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Dermatologic clinics

Cytogenetic findings in cell lines from cutaneous T-cell lymphoma.


PMID 8045039

Abstract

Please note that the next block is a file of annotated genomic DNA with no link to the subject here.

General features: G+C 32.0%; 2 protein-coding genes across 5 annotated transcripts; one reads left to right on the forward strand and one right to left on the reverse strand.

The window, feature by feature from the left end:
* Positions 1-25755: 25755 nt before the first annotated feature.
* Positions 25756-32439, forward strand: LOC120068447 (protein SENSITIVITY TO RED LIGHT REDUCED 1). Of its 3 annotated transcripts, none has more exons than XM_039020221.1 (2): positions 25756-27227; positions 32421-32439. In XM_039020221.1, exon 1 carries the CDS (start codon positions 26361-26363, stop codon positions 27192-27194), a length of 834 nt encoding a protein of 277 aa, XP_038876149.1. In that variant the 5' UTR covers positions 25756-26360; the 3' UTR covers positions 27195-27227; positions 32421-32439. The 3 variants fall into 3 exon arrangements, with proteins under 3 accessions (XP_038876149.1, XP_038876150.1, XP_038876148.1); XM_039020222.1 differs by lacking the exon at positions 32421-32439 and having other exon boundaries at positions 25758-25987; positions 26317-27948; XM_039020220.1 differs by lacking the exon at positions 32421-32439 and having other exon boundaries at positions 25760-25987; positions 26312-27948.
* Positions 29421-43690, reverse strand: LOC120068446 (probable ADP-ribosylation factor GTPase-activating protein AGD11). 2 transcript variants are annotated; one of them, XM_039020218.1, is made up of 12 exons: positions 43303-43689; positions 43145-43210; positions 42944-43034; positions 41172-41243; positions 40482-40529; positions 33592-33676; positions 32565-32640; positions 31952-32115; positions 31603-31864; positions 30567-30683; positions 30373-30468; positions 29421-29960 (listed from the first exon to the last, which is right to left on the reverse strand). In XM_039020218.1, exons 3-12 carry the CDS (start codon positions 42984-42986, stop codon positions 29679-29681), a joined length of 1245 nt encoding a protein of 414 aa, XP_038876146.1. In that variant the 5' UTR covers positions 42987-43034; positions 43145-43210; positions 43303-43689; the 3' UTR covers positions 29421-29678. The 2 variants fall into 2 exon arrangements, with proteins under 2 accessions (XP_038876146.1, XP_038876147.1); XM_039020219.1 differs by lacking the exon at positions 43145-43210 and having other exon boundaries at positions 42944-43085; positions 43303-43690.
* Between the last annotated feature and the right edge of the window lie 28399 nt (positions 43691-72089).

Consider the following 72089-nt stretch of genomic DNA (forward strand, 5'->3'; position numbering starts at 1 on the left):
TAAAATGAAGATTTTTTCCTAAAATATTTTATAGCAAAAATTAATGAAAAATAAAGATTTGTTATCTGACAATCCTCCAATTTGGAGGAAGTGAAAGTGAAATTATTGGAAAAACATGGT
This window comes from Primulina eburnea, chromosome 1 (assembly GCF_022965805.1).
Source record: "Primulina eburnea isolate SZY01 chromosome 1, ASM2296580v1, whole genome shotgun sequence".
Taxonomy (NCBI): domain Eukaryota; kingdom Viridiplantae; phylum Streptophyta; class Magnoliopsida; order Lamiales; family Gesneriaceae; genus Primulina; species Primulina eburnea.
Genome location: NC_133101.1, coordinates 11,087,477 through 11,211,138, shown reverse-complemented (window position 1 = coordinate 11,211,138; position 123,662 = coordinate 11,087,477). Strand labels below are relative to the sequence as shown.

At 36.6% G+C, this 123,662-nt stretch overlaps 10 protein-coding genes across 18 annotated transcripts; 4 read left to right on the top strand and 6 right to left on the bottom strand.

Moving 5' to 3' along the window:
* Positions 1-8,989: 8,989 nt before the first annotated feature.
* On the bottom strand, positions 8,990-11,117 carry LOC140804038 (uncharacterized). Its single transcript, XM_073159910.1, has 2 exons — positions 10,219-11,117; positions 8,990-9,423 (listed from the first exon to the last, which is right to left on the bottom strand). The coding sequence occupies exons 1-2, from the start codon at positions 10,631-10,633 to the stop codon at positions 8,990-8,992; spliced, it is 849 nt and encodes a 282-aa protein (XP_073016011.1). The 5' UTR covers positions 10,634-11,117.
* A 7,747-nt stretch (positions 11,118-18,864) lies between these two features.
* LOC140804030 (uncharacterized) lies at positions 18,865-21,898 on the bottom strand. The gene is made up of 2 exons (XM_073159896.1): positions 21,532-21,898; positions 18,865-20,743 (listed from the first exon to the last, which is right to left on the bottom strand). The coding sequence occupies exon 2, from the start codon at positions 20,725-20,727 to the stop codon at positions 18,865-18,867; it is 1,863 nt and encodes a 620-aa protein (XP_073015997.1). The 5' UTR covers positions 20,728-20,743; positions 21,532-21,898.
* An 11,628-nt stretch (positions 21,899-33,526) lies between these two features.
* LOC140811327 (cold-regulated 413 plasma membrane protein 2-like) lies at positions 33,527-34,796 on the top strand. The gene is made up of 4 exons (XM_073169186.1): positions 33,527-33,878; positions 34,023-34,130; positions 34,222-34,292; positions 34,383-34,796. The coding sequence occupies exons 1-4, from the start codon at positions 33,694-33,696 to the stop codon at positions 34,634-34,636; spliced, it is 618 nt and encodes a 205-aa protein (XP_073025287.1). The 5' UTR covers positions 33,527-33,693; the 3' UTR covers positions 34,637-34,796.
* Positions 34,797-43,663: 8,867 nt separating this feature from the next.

Cytogenetic analysis of some patients with CTCL demonstrates the presence of more than one cytogenetically aberrant clone in a given patient. These findings lead us to suggest that CTCL is defined by a family of "genotraumatic" T cells. A genotraumatic T cell, unlike a normal T lymphocyte, is defined by its ability to develop clonal, cytogenetically visible chromosome aberrations. Based on this hypothesis, an investigation was performed in detail of cell lines from the plaques and blood of a patient with MF. Several genotraumatic T cells could be demonstrated. Of particular interest was the establishment of two continuous T-cell lines from a single plaque. Both genotraumatic T-cell lines were genetically unstable, and multiple and complex chromosome aberrations could be demonstrated in both cell lines, suggesting that two potentially malignant T-cell clones exist in a single plaque. It is proposed that CTCL is defined by a family of genotraumatic T cells and is thus, in principle, oligoclonal or polyclonal. All genotraumatic T cells may be considered cancer prone because of their ability to develop clonal chromosomal aberrations. A genotraumatic T cell is per se not malignant, but owing to its genetic instability, it may develop into a tumor cell. This could explain how an apparent benign disorder, CTCL, occasionally may progress into malignant lymphoma.

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